BERLIN — With much love to them and much expectation for them, White Mountains Community College on Friday sent the 240 members of the Class of 2019 into the big, brave world.
During the well-attended 52nd commencement exercises that were held beneath a tent, pitched on the school’s south lawn, WMCC President Charles Lloyd said the school is “this little best-kept secret.”
WMCC’s story, he continued, is the story of its students, with the Class of 2019 exemplifying the fact that the men and women who attend New Hampshire’s community colleges are not “traditional students” who, after graduating high school, go directly to a four-year college or university.
Students at WMCC, said Lloyd, frequently have to balance the many compelling demands of life with academic challenges in the classroom.
At his direction, soon-to-be alumnae stood to show that they had earned their two-year associate’s degree or a certificate while raising or having children during the school year; working full- or part-time (nearly the entire class stood); or were older than 25 and thus “non-traditional.”
One hundred and eleven students, or nearly half the Class of 2019, fell into the last category, said Lloyd, who also noted that the graduates included in their number military veterans; the newly married; classmates who stopped, resumed and completed their educations; and six 18-year-olds.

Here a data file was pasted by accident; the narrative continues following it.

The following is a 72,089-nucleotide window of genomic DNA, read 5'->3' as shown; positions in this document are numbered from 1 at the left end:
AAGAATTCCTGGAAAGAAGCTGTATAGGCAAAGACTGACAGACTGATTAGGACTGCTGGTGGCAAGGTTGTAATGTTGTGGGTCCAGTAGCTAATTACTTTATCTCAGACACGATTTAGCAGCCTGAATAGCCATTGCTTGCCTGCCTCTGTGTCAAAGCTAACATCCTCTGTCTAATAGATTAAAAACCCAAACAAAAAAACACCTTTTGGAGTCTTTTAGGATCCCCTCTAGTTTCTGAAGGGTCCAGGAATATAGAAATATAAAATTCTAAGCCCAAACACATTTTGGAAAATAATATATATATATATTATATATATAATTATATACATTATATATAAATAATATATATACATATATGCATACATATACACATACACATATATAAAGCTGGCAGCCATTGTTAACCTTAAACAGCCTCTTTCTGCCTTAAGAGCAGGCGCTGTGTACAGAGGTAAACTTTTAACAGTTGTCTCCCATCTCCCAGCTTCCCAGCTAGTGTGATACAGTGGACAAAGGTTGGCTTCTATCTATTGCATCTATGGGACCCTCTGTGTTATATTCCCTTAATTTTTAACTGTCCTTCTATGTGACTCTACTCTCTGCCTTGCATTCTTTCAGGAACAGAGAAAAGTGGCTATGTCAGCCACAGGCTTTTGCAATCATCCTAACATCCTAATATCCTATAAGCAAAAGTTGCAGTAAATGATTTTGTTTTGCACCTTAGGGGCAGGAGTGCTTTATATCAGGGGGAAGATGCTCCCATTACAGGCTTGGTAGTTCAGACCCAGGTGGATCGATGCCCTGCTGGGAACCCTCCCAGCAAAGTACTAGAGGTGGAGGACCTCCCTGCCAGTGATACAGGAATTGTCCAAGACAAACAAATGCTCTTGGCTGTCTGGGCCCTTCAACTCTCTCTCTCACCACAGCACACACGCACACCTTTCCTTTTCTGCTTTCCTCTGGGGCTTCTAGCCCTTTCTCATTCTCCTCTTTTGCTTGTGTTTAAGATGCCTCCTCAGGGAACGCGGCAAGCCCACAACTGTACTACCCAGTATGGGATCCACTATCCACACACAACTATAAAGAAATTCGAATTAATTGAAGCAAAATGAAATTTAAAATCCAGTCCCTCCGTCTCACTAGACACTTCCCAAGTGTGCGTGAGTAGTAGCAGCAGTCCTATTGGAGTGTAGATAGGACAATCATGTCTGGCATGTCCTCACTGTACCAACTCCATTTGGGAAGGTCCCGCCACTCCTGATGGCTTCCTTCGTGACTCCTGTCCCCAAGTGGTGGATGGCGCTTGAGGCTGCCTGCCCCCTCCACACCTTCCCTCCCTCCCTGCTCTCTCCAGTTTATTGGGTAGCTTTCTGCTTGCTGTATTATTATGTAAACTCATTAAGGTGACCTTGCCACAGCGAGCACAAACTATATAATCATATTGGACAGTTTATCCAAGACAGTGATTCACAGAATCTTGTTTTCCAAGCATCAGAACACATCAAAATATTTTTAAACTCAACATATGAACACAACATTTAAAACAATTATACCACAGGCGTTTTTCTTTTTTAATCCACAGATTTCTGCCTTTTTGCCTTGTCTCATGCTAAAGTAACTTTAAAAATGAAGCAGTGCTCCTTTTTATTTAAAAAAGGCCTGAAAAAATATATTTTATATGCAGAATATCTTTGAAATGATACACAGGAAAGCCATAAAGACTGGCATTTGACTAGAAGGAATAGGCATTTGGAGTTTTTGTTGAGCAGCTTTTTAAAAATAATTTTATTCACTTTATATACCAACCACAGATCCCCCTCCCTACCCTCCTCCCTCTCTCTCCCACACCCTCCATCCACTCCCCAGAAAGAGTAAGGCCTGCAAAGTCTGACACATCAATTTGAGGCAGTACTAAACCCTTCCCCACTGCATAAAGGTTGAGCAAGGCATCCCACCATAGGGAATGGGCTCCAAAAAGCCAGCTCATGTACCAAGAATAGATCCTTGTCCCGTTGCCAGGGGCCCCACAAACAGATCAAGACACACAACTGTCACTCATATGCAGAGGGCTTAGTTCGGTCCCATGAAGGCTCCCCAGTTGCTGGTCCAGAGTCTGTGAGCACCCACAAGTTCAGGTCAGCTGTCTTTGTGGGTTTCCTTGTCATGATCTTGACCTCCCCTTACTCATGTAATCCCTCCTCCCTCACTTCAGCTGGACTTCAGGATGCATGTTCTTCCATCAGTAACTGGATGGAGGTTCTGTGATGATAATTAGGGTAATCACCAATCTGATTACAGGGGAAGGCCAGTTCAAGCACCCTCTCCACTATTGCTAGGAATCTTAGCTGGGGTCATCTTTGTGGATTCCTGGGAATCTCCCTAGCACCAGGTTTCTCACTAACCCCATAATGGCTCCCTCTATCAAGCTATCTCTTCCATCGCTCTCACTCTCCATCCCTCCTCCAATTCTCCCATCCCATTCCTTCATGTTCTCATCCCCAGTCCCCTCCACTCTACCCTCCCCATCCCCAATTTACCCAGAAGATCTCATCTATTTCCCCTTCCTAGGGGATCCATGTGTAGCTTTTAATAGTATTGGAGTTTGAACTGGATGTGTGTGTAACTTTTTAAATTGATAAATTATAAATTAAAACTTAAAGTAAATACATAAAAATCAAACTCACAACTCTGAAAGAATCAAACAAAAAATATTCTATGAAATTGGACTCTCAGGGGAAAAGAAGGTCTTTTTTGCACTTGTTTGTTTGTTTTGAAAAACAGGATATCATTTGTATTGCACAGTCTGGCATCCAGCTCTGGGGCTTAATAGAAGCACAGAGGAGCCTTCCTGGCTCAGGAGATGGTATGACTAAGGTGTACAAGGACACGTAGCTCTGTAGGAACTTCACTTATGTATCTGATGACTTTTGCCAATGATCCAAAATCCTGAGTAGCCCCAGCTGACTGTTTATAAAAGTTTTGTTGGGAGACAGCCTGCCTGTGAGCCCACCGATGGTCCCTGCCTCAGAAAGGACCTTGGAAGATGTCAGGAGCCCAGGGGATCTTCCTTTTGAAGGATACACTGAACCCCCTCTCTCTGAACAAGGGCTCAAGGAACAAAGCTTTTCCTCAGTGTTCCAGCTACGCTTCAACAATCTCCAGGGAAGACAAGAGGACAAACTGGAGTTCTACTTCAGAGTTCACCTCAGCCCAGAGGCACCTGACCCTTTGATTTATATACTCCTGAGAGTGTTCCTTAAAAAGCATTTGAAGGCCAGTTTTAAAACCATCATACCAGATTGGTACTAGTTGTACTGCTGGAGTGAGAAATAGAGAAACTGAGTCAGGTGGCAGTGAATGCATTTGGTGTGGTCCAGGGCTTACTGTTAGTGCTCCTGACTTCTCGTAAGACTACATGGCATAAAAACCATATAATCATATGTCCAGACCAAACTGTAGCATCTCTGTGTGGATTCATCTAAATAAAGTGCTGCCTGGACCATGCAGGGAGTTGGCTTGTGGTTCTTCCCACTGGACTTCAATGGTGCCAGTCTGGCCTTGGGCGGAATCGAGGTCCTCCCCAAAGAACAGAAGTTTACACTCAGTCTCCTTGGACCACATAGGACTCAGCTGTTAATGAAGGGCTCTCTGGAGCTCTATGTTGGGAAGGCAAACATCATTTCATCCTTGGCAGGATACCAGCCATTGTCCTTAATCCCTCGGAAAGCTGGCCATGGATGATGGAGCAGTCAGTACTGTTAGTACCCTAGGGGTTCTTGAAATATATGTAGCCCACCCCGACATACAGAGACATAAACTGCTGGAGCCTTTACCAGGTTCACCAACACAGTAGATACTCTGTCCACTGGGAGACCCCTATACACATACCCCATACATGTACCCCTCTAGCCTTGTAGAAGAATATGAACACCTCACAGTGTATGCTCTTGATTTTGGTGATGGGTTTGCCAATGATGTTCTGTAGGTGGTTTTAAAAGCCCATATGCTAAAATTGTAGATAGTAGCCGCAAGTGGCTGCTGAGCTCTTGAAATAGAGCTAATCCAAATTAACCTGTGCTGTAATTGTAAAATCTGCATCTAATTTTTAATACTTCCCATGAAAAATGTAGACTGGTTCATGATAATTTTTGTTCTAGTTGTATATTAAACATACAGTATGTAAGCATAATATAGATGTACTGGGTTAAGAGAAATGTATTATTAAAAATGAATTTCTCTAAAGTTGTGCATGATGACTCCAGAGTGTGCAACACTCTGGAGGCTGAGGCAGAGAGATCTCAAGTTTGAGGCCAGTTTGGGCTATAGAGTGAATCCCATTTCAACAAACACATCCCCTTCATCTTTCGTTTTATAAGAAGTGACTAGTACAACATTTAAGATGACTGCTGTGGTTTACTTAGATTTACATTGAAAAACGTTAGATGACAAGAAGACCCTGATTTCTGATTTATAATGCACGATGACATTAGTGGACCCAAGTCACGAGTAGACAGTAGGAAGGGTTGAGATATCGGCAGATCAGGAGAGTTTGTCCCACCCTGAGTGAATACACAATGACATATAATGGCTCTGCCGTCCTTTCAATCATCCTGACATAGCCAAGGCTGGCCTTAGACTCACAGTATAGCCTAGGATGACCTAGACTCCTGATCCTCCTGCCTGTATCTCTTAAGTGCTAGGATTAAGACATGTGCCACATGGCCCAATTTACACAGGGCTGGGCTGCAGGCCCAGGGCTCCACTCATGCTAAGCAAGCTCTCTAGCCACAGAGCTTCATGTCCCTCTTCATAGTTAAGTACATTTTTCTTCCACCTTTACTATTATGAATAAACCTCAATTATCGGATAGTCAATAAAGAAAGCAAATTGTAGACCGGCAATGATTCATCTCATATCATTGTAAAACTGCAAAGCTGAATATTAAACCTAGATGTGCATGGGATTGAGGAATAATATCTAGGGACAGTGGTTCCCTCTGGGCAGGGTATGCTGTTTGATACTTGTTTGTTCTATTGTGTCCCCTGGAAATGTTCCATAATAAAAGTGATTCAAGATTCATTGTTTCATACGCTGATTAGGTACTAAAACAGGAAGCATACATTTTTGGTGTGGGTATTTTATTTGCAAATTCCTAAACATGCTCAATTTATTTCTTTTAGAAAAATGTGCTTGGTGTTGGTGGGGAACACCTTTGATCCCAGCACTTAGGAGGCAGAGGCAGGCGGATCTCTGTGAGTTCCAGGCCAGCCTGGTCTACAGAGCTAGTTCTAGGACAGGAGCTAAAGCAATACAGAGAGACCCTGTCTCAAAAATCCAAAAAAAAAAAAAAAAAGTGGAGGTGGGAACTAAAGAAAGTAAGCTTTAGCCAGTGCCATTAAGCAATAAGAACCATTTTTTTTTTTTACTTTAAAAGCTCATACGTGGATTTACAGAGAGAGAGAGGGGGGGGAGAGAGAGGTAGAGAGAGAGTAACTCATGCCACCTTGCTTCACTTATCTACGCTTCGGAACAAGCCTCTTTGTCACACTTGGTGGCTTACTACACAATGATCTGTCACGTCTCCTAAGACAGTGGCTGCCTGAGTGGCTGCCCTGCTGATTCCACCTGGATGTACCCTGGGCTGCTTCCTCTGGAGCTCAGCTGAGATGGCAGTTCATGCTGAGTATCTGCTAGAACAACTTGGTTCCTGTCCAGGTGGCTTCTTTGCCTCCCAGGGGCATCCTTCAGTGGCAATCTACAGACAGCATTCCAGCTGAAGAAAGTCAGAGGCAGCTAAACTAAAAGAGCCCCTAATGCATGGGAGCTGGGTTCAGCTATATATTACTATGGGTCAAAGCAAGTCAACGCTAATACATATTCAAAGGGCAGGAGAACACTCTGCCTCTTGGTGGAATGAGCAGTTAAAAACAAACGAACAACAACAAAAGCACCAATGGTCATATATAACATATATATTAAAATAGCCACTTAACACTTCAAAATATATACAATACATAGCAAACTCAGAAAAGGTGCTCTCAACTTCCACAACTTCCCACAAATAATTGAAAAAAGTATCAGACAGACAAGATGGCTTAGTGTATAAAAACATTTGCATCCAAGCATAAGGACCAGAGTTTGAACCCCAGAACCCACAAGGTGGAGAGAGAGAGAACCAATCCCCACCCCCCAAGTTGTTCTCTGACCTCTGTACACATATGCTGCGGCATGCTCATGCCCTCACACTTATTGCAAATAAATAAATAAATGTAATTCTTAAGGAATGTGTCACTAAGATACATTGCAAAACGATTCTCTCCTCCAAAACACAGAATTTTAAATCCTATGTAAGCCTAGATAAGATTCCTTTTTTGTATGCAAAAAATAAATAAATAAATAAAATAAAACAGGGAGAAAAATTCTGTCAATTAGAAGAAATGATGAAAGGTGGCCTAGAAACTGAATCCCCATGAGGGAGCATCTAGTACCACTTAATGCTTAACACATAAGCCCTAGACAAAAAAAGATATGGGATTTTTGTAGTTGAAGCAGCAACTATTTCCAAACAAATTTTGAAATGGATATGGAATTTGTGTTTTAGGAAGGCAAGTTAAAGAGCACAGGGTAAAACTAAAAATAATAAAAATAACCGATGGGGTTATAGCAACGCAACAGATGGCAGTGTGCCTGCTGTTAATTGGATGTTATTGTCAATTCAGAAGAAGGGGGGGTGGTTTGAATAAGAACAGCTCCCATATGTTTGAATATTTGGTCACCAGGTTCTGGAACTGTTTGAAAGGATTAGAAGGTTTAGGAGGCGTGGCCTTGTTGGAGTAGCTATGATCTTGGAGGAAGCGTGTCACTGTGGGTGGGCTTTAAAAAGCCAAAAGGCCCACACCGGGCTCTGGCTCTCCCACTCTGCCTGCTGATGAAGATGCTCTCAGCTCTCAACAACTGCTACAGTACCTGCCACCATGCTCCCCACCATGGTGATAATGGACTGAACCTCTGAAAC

Lloyd urged the graduates to listen to signals in the world and to “pivot when negative and persist when positive.”
Tiffiney Poirier, president of Phi Theta Kappa, told her classmates to embrace life.
“Do things and meet people that scare you,” she said. “... Good luck, dream big and do things outside your comfort zone.”
Alyson Aulich, who earned a degree as a veterinary assistant and studied for it at WMCC’s North Conway Academic Center, told the audience that she was thrilled with both the quality of education she received and its affordability.
Employed in the hospitality industry since she graduated from Kennett High School in 2012, Aulich said she had always wanted to work with animals and was delighted to learn that as she was deciding to go back to school to study to be a vet assistant, WMCC had just rolled out its program in that discipline.
“When my acceptance letter arrived,” Aulich said, “it was surreal” to be enrolled in the first cohort of students to study for the vet assistant degree at WMCC.
In her commencement address, Meg Brown, WMCC Class of 2013, told the graduates that while many other people made it possible for them to complete their educations, “in all honesty, you’re sitting here because of you.”
Brown spoke of her grandfather, a Navy veteran, who taught her many important things, among them how to “mindfully” wander through life and to give little credence to the doubters and naysayers.
“Be a doer,” Brown summed up. While dreamers “live in the clouds,” she said, “the doers live in their dreams.”